Thursday, 13 September 2012


Recovery: the most important and most overlooked aspect of training. If you don't have a good recovery from a hard block of training, you put all of your hard work and time into jeopardy. In this blog post, I am going to talk about some of the things that I like to do to help promote strong recovery:

The Rest Day

For me, this is time to do things around the house and enjoy a day off. I try to get some extra sleep, make more elaborate meals, and watch a movie. There are several things I avoid doing on rest days. First, I avoid exercise in any form. This may seem obvious to some, but to others it is not. Second, I avoid running too many errands as the rest day is the time to rest the body and mind. Third, I avoid travelling. Travel on rest days is not always avoidable, but I avoid it if at all possible. I never feel as recovered after a rest day that becomes a travel day. Some coaches even schedule travel into training plans as a workout.

Cold therapy

Taking a dip in the creek after the Comfortably Numb race (Whistler) 
Otherwise known as jumping into an ice cold creek. After a hard session of training or a long workout, I like to find a deep pool in a creek to sit in for five minutes and cool off my legs. This helps with soreness and swelling, and seems to help me recover from hard or long efforts faster. One theory is that when you cool your legs, the veins constrict, pushing more waste-containing blood out of the legs. In cold water hot muscles are cooled much quicker and more effectively than icing, and this cooling helps to reduce swelling. Fresh blood quickly returns to the legs after the therapy, providing lots of oxygen and nutrients. Although there is not a lot of scientific evidence to back this up, cold water therapy is a very common practice amongst high level athletes.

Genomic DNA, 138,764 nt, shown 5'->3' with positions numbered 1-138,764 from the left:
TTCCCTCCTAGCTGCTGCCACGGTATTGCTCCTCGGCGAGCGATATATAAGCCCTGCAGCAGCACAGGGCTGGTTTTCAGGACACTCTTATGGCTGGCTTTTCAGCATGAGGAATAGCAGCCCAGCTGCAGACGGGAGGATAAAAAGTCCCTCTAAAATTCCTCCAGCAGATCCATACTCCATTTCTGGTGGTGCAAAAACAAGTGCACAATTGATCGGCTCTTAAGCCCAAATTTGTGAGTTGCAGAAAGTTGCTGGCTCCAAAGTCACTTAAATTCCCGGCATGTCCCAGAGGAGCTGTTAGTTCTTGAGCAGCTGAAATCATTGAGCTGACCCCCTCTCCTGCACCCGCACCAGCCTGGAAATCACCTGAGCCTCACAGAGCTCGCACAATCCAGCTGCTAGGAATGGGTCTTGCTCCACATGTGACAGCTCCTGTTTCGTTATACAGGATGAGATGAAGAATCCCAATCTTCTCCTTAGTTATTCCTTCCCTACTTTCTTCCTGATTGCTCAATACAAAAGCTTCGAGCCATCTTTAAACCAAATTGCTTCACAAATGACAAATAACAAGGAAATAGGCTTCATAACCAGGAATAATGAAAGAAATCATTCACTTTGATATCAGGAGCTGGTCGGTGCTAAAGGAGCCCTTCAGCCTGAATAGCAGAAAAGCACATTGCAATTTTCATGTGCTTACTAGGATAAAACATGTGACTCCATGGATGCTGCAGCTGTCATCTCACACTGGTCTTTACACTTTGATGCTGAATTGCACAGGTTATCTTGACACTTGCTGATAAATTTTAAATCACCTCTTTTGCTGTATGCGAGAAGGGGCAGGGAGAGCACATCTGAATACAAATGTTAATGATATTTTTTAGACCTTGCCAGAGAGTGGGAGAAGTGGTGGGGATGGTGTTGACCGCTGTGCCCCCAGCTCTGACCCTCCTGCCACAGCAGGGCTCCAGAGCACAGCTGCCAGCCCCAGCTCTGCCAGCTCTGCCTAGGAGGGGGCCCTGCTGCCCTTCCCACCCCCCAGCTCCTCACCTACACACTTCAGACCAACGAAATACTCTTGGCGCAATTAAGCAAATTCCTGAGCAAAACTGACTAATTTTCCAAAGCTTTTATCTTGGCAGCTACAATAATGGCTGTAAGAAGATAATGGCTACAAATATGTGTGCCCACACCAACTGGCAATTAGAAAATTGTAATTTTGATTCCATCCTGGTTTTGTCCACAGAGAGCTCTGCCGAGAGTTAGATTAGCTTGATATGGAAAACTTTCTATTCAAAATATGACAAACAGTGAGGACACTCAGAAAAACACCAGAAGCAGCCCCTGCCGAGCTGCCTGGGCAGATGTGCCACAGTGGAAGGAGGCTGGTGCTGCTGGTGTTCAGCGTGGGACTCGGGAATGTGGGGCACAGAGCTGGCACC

Post Workout Meal

I love this cook book.
I don't get too bent out of shape over the specifics of my post workout meal, but there are a few things to keep in mind. For starters, I usually eat my calories as opposed to drinking them. Protein shakes and recovery drinks can get really expensive if you are using them every day. That being said, I like to make a fruit shake with hemp protein and omega oils after a hard work out because it tastes really good and cools me down.  But the most important thing is to eat some carbohydrates as soon as possible after a workout; this allows your muscles to better replace glycogen stores. Right after working out your muscles are very sensitive to insulin, which is need to bring carbohydrates (in the form of glycogen) into the muscles. It's important to intake carbohydrates while your muscles are still "thirsty".


This is one that I need to work on most. Most of us that run a lot are probably quite tight. I try to stretch after working out and then again in the evening. In the evening, I also do some work on the foam roller. The foam roller is use for self Myofascial release.


That is a look at some of the things that I like to do to help with my recovery. If you have something that you really like to do for recovery, please post a comment. For example, does anyone out there have experience using compression socks for recovery?

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